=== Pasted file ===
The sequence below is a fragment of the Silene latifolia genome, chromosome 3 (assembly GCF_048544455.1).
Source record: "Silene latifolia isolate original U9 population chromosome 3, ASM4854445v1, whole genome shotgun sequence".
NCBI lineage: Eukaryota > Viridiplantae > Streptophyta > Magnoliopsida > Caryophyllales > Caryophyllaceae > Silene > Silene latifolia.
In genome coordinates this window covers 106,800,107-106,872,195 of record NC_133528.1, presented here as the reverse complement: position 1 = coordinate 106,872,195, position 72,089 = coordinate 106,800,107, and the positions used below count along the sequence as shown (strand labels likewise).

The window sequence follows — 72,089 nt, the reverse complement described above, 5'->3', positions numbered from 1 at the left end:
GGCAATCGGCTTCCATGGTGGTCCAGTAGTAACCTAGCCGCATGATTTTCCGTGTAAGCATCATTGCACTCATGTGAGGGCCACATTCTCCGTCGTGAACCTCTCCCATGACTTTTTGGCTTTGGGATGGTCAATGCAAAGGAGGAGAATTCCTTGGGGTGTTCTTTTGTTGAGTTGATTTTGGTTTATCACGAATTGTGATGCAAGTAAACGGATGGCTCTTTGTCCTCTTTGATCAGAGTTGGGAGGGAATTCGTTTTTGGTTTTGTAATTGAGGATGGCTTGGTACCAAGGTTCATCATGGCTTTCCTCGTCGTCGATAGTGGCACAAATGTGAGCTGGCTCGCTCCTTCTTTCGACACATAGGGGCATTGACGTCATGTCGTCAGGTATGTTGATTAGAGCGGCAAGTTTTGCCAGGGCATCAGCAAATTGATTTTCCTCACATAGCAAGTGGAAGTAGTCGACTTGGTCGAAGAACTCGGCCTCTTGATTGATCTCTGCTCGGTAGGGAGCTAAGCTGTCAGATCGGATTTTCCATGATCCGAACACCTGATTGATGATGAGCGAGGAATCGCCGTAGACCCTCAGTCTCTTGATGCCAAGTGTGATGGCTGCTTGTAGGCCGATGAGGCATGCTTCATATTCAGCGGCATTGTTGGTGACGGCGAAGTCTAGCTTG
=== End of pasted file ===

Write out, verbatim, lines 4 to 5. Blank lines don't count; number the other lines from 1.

In genome coordinates this window covers 106,800,107-106,872,195 of record NC_133528.1, presented here as the reverse complement: position 1 = coordinate 106,872,195, position 72,089 = coordinate 106,800,107, and the positions used below count along the sequence as shown (strand labels likewise).

The window sequence follows — 72,089 nt, the reverse complement described above, 5'->3', positions numbered from 1 at the left end: